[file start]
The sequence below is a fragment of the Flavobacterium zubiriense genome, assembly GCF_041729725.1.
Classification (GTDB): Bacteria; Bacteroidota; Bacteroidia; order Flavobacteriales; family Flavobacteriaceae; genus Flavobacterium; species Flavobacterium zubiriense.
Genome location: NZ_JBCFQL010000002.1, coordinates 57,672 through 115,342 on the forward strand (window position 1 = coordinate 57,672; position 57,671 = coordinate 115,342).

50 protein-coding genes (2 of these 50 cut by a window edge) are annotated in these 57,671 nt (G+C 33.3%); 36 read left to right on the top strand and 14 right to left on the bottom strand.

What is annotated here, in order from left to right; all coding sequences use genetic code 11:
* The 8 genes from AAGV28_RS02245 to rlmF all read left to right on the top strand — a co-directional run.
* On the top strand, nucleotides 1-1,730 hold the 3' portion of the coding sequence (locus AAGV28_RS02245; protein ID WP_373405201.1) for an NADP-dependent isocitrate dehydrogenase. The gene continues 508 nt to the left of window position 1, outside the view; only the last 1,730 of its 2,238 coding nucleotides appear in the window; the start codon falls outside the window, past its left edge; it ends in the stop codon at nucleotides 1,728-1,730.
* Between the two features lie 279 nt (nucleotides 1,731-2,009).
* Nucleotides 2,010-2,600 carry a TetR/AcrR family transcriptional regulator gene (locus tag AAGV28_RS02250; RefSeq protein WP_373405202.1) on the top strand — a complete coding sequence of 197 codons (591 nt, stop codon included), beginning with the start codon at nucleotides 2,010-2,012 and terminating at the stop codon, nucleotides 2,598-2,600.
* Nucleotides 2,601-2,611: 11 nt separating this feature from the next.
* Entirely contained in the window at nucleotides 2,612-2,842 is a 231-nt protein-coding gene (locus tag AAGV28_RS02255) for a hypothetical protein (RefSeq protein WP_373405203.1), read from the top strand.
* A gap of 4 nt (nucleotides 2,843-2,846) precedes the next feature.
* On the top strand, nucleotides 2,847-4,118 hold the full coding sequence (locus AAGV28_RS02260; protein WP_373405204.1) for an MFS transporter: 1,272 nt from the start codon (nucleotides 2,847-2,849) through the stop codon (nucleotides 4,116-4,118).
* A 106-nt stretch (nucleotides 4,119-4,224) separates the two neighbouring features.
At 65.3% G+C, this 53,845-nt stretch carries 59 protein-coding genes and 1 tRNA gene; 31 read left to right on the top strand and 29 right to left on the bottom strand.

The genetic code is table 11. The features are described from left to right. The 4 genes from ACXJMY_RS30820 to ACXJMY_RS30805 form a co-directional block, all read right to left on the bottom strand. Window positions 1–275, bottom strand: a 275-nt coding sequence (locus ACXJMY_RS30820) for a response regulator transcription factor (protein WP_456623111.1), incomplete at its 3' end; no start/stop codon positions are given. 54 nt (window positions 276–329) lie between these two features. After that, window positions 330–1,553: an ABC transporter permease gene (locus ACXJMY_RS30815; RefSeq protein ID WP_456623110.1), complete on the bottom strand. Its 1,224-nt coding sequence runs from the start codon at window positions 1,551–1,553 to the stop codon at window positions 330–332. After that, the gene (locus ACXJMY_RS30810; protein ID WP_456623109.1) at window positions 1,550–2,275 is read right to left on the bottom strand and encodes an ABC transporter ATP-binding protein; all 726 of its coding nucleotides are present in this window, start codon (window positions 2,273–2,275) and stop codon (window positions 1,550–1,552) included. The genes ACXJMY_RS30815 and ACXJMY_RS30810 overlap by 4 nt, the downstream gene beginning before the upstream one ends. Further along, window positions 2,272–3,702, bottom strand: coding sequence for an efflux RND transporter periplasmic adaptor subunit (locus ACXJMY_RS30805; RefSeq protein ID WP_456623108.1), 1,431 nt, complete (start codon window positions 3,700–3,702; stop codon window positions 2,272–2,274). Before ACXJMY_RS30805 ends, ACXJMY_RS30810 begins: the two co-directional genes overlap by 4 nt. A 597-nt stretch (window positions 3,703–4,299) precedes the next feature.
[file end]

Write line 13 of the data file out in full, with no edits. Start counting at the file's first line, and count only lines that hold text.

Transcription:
* On the top strand, nucleotides 2,847-4,118 hold the full coding sequence (locus AAGV28_RS02260; protein WP_373405204.1) for an MFS transporter: 1,272 nt from the start codon (nucleotides 2,847-2,849) through the stop codon (nucleotides 4,116-4,118).